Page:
2. Here, hear, a toast to Wayne Booth! I am amused by your satirical tribute. I think he would have been as well. I remember reading Rhetoric of Fiction in college many years ago.

    His autobiography was recently published for those interested: My Many Selves : The Quest for a Plausible Harmony. I haven’t read it yet.

    I understand Booth was good friends with Marion D. Hanks, a man I prayed for many years that he would become an apostle. Is Marion Hanks related to Maxine Hanks–anyone? Not to get off track. Not that there is a track.

  3. Jonathan, I was sloppy in this slapstick homage.

    As I understand it, narrative criticism (which I tried to do for the BoM as indicated in one of the notes) was a movement in biblical studies that had/has no direct counterpart in secular literary studies, but narrative criticism did in fact draw from both rhetorical criticism and reader-response criticism.

  4. #2–I’m very interested in reading Booth’s bio (but first I have to buy and read Levi Peterson’s). Thanks for the tip and kind words.

    Marion D. Hanks–I treasured anything he ever wrote in a church magazine. I think they were missionary companions–maybe this comes from a Sunstone article Booth wrote. Gene England was always trying to reactivate Booth, so I think they were friends.

  5. 2 more things. First, I don’t think people care too much for or about rhetoric anymore–it’s only taught in obscure graduate classes in literary theory. Second, look at our political candidates and their debates and compare them to the debates of yesterday. Take W v. Gore and compare that to Lincoln v. Douglas. Is that progress or not, I don’t know. Probably not.

    A rhetorician once studied Joseph Smith’s account of his first vision and said that his style was not designed, rhetorically, to convince. Then he compared Oliver Cowdery’s style, which was rhetorically trained and tried to convince. Can’t remember his name and don’t know if this was ever published. At the end of the day, the one that tries not to convince was more convincing.

  6. Jonathan Green says:

    Actually, rhetoric and composition are the hot fields in English these days. Not hot in the sense of theoretically trendy, but in the sense of where are all the people are getting jobs. Right, Ivan?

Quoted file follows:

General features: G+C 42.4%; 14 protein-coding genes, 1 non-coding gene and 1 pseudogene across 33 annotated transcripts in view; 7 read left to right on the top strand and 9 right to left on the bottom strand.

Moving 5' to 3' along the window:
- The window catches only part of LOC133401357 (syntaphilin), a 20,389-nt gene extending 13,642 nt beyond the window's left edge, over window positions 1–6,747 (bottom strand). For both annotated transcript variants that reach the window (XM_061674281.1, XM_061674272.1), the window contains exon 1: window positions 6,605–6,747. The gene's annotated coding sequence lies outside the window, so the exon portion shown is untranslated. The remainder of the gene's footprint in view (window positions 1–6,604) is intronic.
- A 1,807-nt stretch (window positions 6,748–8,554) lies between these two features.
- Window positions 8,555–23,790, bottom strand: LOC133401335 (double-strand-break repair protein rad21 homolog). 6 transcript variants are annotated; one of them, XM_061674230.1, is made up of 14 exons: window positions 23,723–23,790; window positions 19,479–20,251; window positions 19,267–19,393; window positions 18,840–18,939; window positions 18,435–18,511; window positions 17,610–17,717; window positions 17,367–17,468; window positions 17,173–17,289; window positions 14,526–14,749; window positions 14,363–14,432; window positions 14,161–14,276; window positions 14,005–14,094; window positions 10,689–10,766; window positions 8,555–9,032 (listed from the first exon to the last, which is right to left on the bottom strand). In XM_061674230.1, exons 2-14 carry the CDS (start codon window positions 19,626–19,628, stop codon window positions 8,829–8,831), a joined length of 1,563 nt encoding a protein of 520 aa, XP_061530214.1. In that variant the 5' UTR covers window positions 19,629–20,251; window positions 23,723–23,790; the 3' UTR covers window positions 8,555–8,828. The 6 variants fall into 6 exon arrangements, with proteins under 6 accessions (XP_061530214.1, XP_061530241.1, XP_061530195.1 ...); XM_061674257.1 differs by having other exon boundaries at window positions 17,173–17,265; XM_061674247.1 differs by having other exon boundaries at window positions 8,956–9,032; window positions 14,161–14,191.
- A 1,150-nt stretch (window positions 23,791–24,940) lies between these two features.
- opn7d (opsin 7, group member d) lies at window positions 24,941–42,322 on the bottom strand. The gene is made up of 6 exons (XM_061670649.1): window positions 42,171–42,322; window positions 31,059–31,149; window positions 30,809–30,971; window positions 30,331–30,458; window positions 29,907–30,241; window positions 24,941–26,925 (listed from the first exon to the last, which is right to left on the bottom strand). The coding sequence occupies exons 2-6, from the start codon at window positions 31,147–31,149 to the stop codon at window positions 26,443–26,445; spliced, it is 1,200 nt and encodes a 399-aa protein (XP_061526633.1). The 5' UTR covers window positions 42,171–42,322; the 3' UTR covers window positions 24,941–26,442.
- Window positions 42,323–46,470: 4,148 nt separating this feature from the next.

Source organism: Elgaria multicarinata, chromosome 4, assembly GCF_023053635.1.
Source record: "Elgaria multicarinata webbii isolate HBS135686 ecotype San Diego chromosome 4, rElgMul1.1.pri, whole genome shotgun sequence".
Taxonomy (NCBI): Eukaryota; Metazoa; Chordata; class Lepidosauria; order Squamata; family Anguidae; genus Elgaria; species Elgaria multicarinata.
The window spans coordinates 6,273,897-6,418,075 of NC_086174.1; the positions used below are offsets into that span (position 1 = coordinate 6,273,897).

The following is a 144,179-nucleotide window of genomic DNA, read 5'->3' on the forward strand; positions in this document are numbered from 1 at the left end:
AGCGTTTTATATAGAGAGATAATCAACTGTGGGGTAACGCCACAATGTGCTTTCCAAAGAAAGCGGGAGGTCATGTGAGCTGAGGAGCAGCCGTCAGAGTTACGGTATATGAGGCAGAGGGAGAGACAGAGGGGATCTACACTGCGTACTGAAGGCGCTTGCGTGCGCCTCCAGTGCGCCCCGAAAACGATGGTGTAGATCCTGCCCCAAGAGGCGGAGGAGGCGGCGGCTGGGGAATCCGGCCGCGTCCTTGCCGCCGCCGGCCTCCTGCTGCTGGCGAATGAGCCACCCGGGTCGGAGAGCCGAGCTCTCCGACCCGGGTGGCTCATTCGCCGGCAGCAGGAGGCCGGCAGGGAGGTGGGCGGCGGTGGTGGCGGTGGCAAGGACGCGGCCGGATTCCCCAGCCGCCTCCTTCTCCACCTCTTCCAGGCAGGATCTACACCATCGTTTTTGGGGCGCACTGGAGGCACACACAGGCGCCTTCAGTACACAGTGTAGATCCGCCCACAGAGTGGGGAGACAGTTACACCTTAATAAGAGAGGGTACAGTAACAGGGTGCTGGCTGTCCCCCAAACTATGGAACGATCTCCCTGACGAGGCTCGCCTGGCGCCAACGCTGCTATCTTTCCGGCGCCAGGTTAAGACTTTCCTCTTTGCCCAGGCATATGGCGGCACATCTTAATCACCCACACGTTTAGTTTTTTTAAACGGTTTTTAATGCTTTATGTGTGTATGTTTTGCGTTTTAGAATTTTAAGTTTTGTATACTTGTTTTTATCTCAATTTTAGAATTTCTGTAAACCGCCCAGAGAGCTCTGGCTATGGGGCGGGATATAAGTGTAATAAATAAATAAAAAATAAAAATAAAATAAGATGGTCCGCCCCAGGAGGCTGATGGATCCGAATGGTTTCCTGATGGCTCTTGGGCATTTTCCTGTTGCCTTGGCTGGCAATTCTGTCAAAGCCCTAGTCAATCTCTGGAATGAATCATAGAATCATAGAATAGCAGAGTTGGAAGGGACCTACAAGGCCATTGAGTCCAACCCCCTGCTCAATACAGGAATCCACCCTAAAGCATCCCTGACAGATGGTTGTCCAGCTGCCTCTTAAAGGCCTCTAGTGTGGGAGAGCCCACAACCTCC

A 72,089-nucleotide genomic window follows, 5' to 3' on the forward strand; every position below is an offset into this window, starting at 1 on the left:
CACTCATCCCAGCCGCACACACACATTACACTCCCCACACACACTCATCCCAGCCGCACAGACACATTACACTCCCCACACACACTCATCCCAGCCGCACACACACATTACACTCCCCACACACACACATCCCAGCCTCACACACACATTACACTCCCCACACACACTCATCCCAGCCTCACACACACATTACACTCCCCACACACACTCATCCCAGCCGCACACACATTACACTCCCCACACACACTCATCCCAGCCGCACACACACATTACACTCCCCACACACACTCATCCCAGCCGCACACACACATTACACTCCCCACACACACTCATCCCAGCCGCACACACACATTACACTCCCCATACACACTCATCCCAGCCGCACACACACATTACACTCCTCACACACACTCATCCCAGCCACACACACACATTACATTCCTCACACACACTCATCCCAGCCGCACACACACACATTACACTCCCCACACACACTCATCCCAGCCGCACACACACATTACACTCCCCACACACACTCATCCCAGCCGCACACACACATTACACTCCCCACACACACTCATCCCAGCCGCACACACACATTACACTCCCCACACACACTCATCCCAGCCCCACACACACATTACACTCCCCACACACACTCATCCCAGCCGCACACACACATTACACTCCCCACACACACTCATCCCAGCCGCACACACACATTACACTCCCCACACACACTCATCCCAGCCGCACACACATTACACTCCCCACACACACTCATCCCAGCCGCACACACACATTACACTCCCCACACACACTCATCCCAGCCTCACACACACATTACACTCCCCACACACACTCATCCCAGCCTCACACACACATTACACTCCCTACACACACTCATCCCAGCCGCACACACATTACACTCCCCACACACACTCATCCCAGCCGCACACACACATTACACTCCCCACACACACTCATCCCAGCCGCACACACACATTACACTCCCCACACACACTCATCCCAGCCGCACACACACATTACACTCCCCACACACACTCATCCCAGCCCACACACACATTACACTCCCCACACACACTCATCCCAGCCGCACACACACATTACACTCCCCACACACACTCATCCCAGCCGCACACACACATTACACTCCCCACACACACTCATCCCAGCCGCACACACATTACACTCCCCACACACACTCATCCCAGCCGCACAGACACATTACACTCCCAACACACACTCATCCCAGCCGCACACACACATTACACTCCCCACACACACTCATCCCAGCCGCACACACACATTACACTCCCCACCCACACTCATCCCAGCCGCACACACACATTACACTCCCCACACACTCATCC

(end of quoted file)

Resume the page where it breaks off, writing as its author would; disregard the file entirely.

7. That was Arthur Henry King (Abundance of the Heart).

  8. Jonathan, where do people get rhetoric jobs? I was amazed going to law school that there wasn’t more about this for lawyers (well, that was in the 80s–maybe things have changed).

    Justin, Arthur Henry King was quite a trip, as I recall at BYU. Cantankerous as all get out. Or maybe he was just that way to me.

  9. Jonathan Green says:

    Ed, to my understanding, the way it usually works is that retiring Romanticists or Brit Lit professors in English departments are replaced by rhet/comp/writing studies practitioners. Those who favor writing literary criticism rather than advertising copy soemtimes get upset by this. It’s not my field, though, just what I read in the Chronicle of Higher Ed. It does seem to be something that started in the mid-to-late 90’s, and I don’t know if it ever made it into legal writing courses, although you’d think it would be a natural fit.

  10. Re Booth: I came across a website paying tribute to Booth and his work: Bibliotherapy.

    Also relevant here is a 1995 collection of essays reviewed on the same site:

    Rhetoric and Pluralism: Legacies of Wayne Booth

  11. Ed, I second your appreciation for Booth. He, along with Harold Bloom and Terry Eagleton, is one of my favorite literary theorists. (This shows that even outside sports I’m a Mormon “homer.” Booth was Mormon, Bloom had a nice appreciation of Mormonism, and Eagleton married Willa, who, though not Mormon, went to BYU as undergrad and is the daughter of a BYU professor.)

    Here are two articles by Booth in Dialogue.

    “The Rhetoric of Hypocrisy, Virtuous and Vicious,” Dialogue, 33:1, Spring 2000.

    “Art And The Church: Or “The Truths Of Smoother,” Dialogue, 13:4, Winter 1980.

  12. Justin–cool links. What’s your connection to this topic?

  13. Ed, Justin has connections to every topic. We don’t ask a lot of questions…

  14. Kevin Barney says:

    I was present for Wayne’s original Smoother lecture at BYU. Very clever, and very effective, I thought. And I ran into him several times at Sunstone.

    And Arthur Henry King was a total gas.

  15. Wayne Booth, in my experience, was kind and gracious. I last saw him at my grandmother’s cabin in Provo canyon, where he discussed his book on amateurism for a little gathering of friends, and we all together listened (appropriately) to a famous cellist play for (I think) fun.

  16. Harold Curts says:

    The latest University of Chicago Magazine had a very good article on his life and work, that honors him more than any other obit-like article that I’ve ever gotten from them.

    Maybe because so many UofC English grads on the staff there, but it was interesting.

  17. Emily Hanks says:

    In answer to comment #2- Marion D. Hanks is married to Maxine Hanks. They’re my grandparents. :)

  18. Maxine Hanks says:

    Wayne Booth was a gifted scholar. I like his books, including _The Craft of Research_.

    As for Maxine Hanks, there are several, including Maxine Christensen Hanks (wife of Marion D) and the feminist heretic Maxine Hanks (distant cousin of Marion D.). Unfortunately, the two are often confused–an ongoing source of stress for which I can only apologize to Marion’s wife, a lovely person.

    Maxine, the heretic

  19. Steve Evans says:

    Yes Maxine, but you’re a really fun heretic. Glad you came by!